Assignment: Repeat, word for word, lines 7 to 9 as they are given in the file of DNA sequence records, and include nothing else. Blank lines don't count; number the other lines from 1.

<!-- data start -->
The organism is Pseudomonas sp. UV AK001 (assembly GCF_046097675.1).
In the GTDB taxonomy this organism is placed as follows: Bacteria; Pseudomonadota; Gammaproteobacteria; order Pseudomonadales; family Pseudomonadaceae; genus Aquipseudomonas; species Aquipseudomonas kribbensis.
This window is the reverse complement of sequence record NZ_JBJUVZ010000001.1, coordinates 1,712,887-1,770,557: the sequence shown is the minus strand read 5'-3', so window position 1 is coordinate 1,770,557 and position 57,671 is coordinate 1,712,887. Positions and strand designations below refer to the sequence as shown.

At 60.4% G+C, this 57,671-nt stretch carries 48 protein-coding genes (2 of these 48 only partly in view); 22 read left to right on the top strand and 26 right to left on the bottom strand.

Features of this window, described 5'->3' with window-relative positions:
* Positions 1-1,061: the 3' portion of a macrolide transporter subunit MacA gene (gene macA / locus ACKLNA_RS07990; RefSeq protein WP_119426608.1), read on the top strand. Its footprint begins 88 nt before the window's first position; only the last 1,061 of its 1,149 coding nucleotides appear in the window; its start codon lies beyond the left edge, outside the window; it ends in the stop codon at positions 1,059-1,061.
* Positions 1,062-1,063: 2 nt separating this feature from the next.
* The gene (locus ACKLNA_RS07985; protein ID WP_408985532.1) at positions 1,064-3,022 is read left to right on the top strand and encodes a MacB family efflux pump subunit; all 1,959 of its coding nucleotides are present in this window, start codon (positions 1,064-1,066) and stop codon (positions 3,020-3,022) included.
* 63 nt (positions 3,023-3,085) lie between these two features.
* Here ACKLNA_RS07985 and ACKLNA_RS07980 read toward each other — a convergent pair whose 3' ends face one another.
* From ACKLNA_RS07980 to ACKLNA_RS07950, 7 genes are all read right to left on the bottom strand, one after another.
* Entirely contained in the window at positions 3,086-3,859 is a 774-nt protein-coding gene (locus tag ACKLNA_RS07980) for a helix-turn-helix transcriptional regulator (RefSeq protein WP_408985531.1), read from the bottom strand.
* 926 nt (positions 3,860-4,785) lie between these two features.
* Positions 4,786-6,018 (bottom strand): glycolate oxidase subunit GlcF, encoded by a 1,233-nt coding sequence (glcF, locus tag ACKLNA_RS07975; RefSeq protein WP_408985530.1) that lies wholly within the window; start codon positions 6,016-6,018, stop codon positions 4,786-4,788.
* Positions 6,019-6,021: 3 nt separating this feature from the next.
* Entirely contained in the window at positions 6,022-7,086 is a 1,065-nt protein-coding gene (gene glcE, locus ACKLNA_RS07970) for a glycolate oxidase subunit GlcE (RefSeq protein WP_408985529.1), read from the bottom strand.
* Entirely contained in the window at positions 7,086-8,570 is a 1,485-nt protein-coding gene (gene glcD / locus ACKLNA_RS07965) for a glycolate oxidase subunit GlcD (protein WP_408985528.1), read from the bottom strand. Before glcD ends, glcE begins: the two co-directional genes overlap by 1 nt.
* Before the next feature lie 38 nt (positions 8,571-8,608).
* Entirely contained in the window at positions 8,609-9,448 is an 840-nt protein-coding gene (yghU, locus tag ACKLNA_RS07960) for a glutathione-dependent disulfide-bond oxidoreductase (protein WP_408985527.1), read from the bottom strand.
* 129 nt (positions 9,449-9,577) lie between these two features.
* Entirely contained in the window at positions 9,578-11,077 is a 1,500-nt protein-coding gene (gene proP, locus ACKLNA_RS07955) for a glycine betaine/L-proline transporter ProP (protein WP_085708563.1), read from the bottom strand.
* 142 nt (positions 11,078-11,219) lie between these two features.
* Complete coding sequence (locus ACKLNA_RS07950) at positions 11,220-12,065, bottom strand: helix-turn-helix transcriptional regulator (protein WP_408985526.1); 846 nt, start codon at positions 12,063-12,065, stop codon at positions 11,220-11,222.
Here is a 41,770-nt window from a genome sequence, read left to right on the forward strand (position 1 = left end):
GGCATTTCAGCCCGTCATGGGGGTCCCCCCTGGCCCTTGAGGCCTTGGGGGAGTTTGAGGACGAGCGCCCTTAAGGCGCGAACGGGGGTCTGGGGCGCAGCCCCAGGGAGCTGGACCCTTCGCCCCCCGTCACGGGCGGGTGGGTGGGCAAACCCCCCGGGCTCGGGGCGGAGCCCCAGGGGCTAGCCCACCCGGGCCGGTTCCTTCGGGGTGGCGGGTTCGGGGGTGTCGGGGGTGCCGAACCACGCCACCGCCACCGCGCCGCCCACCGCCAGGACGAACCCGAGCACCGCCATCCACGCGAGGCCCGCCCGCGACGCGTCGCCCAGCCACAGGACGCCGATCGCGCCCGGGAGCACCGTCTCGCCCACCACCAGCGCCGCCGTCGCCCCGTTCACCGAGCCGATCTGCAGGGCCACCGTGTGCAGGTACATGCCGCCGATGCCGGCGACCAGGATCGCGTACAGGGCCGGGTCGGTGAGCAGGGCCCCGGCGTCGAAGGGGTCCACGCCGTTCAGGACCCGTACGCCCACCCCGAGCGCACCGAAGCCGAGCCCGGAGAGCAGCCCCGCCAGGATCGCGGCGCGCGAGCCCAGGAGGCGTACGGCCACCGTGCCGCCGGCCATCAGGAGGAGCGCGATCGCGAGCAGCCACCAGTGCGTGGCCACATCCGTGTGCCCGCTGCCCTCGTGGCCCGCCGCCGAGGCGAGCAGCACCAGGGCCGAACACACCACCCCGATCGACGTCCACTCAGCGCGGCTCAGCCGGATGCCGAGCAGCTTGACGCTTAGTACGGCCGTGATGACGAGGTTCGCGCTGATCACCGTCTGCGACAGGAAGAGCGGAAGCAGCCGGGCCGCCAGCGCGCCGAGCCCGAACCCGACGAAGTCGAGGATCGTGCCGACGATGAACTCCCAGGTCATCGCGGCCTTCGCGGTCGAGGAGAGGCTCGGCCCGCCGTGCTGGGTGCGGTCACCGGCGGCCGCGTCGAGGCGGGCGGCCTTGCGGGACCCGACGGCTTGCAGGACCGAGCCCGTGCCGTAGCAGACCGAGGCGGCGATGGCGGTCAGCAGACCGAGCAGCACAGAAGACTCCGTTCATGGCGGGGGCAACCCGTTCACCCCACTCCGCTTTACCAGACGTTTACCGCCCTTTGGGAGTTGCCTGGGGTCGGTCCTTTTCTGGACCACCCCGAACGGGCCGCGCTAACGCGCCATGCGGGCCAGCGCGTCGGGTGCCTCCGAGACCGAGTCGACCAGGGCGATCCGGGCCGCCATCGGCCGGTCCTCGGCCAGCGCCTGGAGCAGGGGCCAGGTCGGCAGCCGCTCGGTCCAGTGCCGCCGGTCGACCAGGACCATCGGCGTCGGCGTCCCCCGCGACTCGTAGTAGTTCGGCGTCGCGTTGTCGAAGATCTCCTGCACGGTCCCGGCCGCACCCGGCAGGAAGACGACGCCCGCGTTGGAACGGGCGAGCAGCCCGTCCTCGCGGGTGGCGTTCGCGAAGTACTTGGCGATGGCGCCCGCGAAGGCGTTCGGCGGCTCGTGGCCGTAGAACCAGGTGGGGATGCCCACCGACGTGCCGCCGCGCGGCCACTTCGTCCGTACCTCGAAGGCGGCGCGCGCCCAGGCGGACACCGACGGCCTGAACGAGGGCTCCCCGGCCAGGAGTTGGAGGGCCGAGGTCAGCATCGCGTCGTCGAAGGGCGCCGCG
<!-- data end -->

* Positions 1,062-1,063: 2 nt separating this feature from the next.
* The gene (locus ACKLNA_RS07985; protein ID WP_408985532.1) at positions 1,064-3,022 is read left to right on the top strand and encodes a MacB family efflux pump subunit; all 1,959 of its coding nucleotides are present in this window, start codon (positions 1,064-1,066) and stop codon (positions 3,020-3,022) included.
* 63 nt (positions 3,023-3,085) lie between these two features.